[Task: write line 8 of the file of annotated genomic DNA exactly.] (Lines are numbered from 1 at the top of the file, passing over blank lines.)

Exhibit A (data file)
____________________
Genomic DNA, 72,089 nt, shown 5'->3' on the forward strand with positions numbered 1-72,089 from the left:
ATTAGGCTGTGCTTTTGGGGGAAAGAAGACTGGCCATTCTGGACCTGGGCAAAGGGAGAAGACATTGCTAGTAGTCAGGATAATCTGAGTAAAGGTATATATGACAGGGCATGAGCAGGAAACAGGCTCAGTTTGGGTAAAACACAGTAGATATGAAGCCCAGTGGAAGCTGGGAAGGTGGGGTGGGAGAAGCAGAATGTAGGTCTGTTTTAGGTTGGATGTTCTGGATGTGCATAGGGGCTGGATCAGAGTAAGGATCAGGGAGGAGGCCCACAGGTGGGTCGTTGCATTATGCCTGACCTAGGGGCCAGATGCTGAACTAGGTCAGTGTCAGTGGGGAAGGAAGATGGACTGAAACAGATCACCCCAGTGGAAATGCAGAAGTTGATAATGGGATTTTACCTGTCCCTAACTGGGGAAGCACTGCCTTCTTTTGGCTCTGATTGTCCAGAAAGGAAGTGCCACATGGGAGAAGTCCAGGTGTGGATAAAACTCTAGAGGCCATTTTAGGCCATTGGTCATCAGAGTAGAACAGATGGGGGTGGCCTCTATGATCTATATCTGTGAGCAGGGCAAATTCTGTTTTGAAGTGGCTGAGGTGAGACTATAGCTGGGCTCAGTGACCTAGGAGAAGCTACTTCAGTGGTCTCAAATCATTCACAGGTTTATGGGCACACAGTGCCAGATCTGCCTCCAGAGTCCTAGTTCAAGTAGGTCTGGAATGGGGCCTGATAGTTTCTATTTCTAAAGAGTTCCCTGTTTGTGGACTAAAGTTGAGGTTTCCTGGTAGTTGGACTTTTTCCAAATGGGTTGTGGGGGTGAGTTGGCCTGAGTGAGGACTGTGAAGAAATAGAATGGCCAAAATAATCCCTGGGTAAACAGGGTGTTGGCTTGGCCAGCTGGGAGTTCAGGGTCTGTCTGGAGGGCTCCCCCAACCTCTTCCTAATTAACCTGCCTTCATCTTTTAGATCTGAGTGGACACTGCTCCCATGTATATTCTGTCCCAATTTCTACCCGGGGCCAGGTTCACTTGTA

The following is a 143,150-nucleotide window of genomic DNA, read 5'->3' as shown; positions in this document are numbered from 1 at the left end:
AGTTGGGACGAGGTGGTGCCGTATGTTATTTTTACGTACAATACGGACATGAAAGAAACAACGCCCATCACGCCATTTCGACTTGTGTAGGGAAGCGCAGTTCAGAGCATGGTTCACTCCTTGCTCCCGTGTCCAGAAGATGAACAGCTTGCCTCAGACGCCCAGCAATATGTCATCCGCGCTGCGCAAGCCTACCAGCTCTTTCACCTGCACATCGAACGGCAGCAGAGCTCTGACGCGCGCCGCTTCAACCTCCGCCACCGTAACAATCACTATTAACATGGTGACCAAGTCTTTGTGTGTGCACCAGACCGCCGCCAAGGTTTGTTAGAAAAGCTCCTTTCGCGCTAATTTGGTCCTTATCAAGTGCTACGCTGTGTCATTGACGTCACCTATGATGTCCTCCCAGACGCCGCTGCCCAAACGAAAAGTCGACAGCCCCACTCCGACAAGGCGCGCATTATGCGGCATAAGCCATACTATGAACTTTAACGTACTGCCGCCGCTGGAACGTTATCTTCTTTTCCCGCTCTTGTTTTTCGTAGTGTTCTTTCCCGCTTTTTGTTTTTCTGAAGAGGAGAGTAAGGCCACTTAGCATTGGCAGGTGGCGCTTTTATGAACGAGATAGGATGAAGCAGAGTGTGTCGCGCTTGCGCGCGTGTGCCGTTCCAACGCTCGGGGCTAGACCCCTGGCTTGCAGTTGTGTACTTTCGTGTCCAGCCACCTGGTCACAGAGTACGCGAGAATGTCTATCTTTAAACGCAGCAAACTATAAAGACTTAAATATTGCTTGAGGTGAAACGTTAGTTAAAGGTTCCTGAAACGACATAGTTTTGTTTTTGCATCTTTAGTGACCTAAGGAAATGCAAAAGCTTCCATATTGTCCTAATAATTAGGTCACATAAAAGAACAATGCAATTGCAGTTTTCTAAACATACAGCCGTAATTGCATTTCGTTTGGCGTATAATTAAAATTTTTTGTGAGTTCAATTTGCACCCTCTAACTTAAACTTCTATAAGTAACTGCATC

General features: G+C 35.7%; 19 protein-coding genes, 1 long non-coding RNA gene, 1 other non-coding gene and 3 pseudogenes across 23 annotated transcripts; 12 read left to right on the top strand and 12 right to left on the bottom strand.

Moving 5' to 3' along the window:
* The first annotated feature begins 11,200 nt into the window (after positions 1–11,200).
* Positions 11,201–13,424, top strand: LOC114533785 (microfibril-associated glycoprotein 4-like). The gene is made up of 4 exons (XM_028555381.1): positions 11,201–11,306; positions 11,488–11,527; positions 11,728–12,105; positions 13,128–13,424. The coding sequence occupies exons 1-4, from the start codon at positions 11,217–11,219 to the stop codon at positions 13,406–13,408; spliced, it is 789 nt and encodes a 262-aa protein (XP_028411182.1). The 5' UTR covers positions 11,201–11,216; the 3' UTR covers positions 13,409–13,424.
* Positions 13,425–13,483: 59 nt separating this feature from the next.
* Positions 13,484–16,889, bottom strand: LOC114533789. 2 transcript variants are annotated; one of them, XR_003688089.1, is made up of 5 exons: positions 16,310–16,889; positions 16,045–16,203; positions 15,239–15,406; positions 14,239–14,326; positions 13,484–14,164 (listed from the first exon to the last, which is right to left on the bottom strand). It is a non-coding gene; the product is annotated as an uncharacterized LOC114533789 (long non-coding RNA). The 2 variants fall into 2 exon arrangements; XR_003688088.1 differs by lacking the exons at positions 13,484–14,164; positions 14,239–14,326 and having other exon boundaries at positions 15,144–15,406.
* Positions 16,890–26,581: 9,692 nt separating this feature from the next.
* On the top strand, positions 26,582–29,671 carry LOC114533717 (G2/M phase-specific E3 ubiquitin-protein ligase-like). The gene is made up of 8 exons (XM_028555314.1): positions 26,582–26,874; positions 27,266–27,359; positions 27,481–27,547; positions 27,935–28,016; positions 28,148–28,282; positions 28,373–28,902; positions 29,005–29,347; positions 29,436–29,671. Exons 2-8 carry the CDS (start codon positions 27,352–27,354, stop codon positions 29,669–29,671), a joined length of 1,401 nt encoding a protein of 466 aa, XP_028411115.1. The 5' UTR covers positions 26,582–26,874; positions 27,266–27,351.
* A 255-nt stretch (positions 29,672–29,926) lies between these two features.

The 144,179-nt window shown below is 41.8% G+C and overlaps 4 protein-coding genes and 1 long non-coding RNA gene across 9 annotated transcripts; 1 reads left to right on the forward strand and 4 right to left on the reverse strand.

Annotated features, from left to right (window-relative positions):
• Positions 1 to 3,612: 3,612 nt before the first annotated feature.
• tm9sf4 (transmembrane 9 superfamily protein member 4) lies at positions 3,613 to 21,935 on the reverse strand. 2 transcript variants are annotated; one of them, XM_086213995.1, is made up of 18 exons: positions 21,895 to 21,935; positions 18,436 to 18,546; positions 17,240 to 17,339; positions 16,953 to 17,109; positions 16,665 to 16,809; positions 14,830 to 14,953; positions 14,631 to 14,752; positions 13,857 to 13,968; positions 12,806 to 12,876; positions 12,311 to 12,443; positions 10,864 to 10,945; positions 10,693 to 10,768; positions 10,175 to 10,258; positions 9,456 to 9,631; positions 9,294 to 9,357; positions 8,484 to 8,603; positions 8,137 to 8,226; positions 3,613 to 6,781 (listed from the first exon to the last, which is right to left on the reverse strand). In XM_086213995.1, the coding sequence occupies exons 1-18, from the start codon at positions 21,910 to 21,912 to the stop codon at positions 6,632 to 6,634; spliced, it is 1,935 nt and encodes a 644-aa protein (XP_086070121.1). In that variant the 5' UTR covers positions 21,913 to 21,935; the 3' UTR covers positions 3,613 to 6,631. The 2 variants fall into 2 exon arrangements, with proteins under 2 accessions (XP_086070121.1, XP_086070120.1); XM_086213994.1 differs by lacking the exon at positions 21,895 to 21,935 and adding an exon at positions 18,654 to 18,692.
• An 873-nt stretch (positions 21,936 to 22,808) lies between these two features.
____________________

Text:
* Positions 11,201–13,424, top strand: LOC114533785 (microfibril-associated glycoprotein 4-like). The gene is made up of 4 exons (XM_028555381.1): positions 11,201–11,306; positions 11,488–11,527; positions 11,728–12,105; positions 13,128–13,424. The coding sequence occupies exons 1-4, from the start codon at positions 11,217–11,219 to the stop codon at positions 13,406–13,408; spliced, it is 789 nt and encodes a 262-aa protein (XP_028411182.1). The 5' UTR covers positions 11,201–11,216; the 3' UTR covers positions 13,409–13,424.